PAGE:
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One Program Is Proven To Reduce Campus Rape. Why Don't We Teach It?

Programs to combat sexual assault on campus have a central weakness: There's not much evidence that they really work.

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There’s never been a more organized movement to combat sexual assault on campus than the one happening right now, during fall 2017 orientation season. CONSENT IS SEXY, say the memey T-shirts sold across the country. Students arriving at dorms in their parents’ minivans drop their Kenmore mini-fridges in their rooms, lock mountain bikes to squiggly racks, and then perhaps check out early-evening showings of films like I Never Thought It Was Rape or It Was Rape. In front of the busy campus center, an upperclassman may hand out temporary tattoos or tubes of lip balm decorated with the number for a local rape crisis center.

But even as 18-year-olds are funneled through anti-sexual-assault seminars and sit cross-legged in common rooms watching films, there’s a dirty little secret lurking behind the scenes: There’s not much evidence that these programs actually work, I learned while researching them for my upcoming book — and for both financial and political reasons, what is perhaps the most promising program is barely taught on US campuses at all.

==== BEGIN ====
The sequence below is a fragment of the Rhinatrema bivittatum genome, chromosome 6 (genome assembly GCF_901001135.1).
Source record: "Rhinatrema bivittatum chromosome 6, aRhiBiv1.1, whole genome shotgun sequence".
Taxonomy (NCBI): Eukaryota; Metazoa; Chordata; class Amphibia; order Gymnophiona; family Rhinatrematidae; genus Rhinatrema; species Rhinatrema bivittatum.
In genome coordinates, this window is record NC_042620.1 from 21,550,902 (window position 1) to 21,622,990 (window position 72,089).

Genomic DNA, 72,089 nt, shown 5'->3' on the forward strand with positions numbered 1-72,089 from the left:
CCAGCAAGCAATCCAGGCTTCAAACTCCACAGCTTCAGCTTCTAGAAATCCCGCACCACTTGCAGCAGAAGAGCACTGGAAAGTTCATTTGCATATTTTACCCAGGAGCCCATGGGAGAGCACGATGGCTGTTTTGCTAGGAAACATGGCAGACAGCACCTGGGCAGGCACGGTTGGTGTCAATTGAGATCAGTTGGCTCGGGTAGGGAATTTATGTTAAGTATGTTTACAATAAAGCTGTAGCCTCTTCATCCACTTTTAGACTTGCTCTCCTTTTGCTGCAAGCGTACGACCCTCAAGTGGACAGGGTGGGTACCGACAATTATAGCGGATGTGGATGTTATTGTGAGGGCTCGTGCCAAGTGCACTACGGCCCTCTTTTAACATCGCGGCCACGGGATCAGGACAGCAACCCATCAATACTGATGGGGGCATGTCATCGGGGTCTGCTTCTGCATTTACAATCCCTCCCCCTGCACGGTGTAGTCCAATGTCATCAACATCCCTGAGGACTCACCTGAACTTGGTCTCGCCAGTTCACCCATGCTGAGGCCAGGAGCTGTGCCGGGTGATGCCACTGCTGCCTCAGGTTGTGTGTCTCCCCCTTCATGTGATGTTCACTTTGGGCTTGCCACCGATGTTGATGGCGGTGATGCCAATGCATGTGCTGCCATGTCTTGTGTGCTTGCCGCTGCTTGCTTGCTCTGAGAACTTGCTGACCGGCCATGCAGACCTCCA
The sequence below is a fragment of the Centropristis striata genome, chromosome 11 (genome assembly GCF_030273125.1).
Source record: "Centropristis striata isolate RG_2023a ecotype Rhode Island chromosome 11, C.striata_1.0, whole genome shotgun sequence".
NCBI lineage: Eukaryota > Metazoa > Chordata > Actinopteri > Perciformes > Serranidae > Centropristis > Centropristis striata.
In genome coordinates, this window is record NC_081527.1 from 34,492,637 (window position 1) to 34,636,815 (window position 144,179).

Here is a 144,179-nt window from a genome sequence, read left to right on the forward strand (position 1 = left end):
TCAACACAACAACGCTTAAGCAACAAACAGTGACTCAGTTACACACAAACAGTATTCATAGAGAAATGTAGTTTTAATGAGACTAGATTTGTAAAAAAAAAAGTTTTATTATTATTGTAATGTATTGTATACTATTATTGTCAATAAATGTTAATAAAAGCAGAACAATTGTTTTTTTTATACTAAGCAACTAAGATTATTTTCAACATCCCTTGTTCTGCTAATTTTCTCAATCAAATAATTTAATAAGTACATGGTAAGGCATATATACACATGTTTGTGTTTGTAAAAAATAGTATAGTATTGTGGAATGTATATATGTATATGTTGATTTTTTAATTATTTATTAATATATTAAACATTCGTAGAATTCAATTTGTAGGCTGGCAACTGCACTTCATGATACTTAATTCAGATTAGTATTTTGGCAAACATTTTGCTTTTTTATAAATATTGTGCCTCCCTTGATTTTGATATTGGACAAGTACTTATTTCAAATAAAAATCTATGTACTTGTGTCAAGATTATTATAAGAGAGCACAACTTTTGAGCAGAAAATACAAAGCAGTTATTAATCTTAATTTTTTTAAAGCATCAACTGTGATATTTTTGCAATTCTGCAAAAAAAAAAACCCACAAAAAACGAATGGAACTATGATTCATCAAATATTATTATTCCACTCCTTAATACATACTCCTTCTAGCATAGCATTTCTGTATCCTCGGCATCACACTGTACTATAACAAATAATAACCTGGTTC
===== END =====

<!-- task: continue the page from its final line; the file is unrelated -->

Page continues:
Broadly speaking, American universities offer three types of anti-sexual-assault programs, and the combination of all three can have some effect on changing the scene on campus. That’s about as much as you can hope for, because many students’ approach to sex and consent are already set by the time they reach college. According to the CDC, these programs need to begin far earlier, maybe in middle school.

A 2014 CDC evaluation of 140 sexual assault prevention strategies found that only three of them significantly reduced sexually violent behavior, and two of those were for middle and high school students. Since then, the CDC has only identified two more promising programs, including the University of Kentucky’s well-regarded Green Dot program — and Green Dot’s best behavioral results, once again, involve high school students.

And yet Congress has demanded that all college students receive sexual assault reeducation. “What the federal government wants us to do right now in college with prevention is an impossible task, and I don’t think anybody understands this,” says Brett Sokolow, the executive director of ATIXA, the largest Title IX officer group in the nation. “In a short four-year period, colleges are supposed to reprogram students? There’s no such thing. You can’t overcome every TV show they’ve watched and every movie they’ve ever attended, their friends’ beliefs, their parental attitudes.”

We should be a bit more optimistic — the three approaches I mentioned above could work as they get more developed and sophisticated.